The Slave Theater Community History Project seeks to create a historical archive of the Slave Theater, the life of Judge John L. Phillips, and the local activism and recent history of the Bedford Stuyvesant Community.


The Slave Theater and Black Lady Theater were started by Bedford Stuyvesant’s pioneer black philanthropist, Judge John L. Phillips.

The Slave Theater is where the past collides with the present. How can an archive capture this collision? Can an archive be a form of activism? How does community history, activist scholarship, and public memory function in archival form? The practice of community history, archive-based work, is about enriching public memory. Community-based, co-created social memory involves civic agency. We can think of public history as community history. We can think of public history as a form of activism. And we can begin to work with history in a different way, in an activist way. The investment in independent collaborative work allows but us to create communities. As we engage communities, we form crowds within crowds. But how are we positioned as scholars in art and activism? The civic necessity of public scholarship is grounded in reciprocity and dialogue.

The nomadic slave theater is a community history project – involving oral history, research, and activist projects, at once personal, civic, and scholarly. The nomadic slave theater captures the cultural resilience and hyphenated-identity of the Bedford Stuyvesant community. But community activism relies on media and mediation. In politicizing the dilemma and historicizing the activism behind the Slave Theater, this archive acts as a form of resistance. The collaborative making of history, the democratic process is about sharing, sharing the process of making the project come into volition. Public history is not so much about coming up with answers as much as raising new questions that either broaden or specify the relationship between then and now. History with and for communities demand mutual respect and collaboration because they are collectively-owned and contested.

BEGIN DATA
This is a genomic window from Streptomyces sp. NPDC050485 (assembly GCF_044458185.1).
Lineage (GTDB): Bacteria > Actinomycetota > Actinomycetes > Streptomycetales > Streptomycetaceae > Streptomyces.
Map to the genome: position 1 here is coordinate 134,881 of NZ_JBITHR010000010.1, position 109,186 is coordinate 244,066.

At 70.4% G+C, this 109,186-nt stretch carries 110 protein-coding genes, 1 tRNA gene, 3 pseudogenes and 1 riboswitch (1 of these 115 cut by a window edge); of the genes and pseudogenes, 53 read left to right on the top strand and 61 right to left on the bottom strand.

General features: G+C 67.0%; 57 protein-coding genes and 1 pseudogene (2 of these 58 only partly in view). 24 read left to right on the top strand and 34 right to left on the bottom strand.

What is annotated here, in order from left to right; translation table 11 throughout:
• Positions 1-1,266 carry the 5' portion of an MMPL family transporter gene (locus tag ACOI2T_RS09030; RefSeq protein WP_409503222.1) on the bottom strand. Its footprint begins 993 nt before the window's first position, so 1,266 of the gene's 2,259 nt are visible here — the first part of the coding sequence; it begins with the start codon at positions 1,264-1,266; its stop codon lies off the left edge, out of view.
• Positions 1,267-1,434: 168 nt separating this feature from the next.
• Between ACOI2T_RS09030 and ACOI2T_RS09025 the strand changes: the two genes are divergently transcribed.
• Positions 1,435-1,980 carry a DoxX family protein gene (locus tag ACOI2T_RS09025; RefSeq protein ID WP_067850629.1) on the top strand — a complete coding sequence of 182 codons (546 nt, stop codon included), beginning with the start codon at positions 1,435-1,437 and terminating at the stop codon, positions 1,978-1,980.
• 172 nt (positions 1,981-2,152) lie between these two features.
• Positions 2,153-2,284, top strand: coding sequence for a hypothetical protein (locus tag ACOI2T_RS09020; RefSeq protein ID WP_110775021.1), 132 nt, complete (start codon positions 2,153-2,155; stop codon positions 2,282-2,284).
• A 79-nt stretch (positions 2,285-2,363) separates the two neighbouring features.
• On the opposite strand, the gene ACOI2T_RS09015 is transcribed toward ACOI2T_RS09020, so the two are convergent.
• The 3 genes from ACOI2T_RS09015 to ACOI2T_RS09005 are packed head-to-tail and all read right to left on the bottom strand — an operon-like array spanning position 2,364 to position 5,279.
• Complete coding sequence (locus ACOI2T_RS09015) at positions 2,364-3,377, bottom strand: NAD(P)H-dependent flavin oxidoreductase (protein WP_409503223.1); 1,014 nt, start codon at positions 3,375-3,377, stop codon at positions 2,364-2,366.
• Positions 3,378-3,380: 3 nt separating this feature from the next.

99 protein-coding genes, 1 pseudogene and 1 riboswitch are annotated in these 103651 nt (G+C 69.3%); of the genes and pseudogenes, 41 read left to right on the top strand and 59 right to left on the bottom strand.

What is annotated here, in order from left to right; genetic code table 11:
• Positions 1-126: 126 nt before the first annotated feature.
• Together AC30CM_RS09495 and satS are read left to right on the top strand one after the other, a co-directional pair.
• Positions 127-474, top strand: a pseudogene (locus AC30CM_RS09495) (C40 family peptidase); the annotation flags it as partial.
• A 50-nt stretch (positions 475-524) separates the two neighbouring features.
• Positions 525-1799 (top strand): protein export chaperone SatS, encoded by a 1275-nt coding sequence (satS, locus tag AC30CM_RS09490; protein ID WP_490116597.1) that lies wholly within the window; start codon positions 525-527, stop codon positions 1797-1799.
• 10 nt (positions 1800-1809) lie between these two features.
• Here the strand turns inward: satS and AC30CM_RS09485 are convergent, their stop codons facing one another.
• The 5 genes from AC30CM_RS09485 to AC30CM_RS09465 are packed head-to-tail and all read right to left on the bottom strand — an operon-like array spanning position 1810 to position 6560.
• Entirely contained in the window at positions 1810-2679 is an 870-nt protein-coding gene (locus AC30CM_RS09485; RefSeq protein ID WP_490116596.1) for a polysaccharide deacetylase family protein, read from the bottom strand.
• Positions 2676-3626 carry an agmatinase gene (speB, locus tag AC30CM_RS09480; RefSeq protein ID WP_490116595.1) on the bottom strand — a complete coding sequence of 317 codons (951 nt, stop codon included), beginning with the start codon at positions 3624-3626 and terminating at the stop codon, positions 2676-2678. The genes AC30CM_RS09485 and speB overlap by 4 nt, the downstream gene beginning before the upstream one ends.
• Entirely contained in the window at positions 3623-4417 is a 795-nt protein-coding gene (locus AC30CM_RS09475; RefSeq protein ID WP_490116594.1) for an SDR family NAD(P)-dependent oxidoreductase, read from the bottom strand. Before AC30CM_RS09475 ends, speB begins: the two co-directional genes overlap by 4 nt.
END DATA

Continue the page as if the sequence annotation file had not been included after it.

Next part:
A lot of people were shocked by the name, Slave Theater, but I had a reason. I named it after me. I got a slave name, my ancestors were slaves, a whole race of people were slaves. Women were raped and men were lynched, all kinds of murders and no one was ever prosecuted. I say it’s the worst crime known to mankind. This is a reminder of that.” Judge John L. Phillips, The New York Times, 2007

There is nothing like American chattel slavery…in the past, most people who became slaves became so as a result of war; winners enslave the losers. Sometimes, in the case of Rome, you would have a more dominant country, or place, make war and take the manpower – But Europeans systematically turned the capturing, shipping, and selling of other human beings into a business – a business that would develop into the backbone of an entire economy. That’s different. It differed in the manner in which a person became enslaved; it differed in the length of servitude; it differed in the treatment of enslaved people; and it differed…most of all, in the way they were viewed – which were subhuman. Which means that you would never rise to the level of human, which means that you will forever be a slave.” Dr. Joy DeGruy (Leary)